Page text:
Wavelet Entropy (WE) is a novel tool with the ability to analyze transient features of non-stationary signals. This metric combines wavelet decomposition and entropy to estimate the degree of order/disorder of a signal with a high time-frequency resolution. Initially, Shannon entropy was proposed to quantify the energy distribution in wavelet sub-bands, the metric defined in this way being applied to a wide variety of different scenarios. Special interest has shown WE’s application to physiological signals, such as electrocardiograms, electroencephalograms, intracranial pressure recordings or evoked related potentials, in which it is able to reveal clinically useful information, e.g., in the prevention of cardiac diseases or the detection of driving fatigue. A similar attention has also initiated WE’s use in forecasting faults and dangers in modern power systems and detecting machinery vibration. Moreover, several studies have also shown the superiority of WE in analyzing the variability and complexity of climate processes compared with traditional methods. Finally, it is worth noting that WE-based analysis of electromechanical noise has recently gained an increasing interest regarding remote corrosion monitoring in industrial applications.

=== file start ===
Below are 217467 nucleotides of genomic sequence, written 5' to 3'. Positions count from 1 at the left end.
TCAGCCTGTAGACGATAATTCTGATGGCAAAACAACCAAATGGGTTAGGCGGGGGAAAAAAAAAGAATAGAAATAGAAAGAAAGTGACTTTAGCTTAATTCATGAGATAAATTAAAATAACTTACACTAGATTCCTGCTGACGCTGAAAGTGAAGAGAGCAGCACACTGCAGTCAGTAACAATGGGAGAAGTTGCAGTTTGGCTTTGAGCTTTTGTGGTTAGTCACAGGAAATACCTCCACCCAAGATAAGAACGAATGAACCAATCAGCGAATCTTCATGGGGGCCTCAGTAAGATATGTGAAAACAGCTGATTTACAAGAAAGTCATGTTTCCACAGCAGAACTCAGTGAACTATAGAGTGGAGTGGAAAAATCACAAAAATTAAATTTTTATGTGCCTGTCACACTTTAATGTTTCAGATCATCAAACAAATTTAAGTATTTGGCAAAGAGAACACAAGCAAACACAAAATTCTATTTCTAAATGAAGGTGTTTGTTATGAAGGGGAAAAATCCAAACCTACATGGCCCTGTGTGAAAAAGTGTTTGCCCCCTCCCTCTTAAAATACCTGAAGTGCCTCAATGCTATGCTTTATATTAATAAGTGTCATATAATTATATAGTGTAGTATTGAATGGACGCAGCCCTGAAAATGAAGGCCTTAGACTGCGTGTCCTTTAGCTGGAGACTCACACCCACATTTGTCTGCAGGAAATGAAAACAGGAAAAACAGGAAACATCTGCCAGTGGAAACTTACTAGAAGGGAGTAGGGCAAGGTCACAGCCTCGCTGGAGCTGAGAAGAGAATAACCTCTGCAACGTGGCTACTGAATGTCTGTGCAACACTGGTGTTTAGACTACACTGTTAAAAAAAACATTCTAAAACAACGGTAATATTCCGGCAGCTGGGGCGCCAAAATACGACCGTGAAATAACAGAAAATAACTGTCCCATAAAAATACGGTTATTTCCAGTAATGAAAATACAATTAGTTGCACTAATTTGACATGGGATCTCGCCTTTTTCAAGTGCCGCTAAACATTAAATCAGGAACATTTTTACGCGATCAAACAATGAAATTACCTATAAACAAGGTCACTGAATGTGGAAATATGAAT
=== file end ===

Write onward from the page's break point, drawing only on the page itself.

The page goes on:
However, Shannon entropy can present difficulties, such as wavelet aliasing and energy leakage, in the processing of some non-stationary signals. Thus, recent studies have proposed various alternatives to compute this metric. Novel indices such as Relative WE, Wavelet Singular Entropy, Wavelet Tsallis Entropy and Wavelet Sample Entropy, amongst others, can be found in the literature. Within this context, this special issue aims to provide a forum for contributions on these new ways of computing WE and the most recent advances in its application to every scenario in which useful information can be obtained.
Prof. Dr. Raúl Alcaraz Martínez
For more information visit: http://www.mdpi.com/journal/entropy/special_issues/wavelet-entropy